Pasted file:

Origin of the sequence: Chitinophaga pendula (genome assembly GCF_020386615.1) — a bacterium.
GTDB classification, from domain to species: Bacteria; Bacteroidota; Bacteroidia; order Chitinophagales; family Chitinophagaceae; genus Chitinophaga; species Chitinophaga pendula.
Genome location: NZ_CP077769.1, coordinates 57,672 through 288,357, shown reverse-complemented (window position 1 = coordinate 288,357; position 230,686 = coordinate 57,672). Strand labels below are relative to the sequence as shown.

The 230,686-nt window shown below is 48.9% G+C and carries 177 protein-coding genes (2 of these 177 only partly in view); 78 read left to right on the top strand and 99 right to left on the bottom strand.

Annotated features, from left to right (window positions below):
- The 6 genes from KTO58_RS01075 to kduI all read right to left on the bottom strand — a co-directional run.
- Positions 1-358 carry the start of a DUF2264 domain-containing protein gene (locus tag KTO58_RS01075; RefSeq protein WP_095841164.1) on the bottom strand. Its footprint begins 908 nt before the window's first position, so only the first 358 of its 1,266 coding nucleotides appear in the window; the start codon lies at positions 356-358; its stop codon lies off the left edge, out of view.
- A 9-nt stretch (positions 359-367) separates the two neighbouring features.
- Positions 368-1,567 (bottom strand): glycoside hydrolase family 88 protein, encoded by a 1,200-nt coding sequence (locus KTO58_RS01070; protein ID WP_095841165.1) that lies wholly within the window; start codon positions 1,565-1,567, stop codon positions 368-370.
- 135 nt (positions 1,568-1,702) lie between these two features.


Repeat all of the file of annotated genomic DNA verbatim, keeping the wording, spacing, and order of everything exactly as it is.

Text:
Origin of the sequence: Chitinophaga pendula (genome assembly GCF_020386615.1) — a bacterium.
GTDB classification, from domain to species: Bacteria; Bacteroidota; Bacteroidia; order Chitinophagales; family Chitinophagaceae; genus Chitinophaga; species Chitinophaga pendula.
Genome location: NZ_CP077769.1, coordinates 57,672 through 288,357, shown reverse-complemented (window position 1 = coordinate 288,357; position 230,686 = coordinate 57,672). Strand labels below are relative to the sequence as shown.

The 230,686-nt window shown below is 48.9% G+C and carries 177 protein-coding genes (2 of these 177 only partly in view); 78 read left to right on the top strand and 99 right to left on the bottom strand.

Annotated features, from left to right (window positions below):
- The 6 genes from KTO58_RS01075 to kduI all read right to left on the bottom strand — a co-directional run.
- Positions 1-358 carry the start of a DUF2264 domain-containing protein gene (locus tag KTO58_RS01075; RefSeq protein WP_095841164.1) on the bottom strand. Its footprint begins 908 nt before the window's first position, so only the first 358 of its 1,266 coding nucleotides appear in the window; the start codon lies at positions 356-358; its stop codon lies off the left edge, out of view.
- A 9-nt stretch (positions 359-367) separates the two neighbouring features.
- Positions 368-1,567 (bottom strand): glycoside hydrolase family 88 protein, encoded by a 1,200-nt coding sequence (locus KTO58_RS01070; protein ID WP_095841165.1) that lies wholly within the window; start codon positions 1,565-1,567, stop codon positions 368-370.
- 135 nt (positions 1,568-1,702) lie between these two features.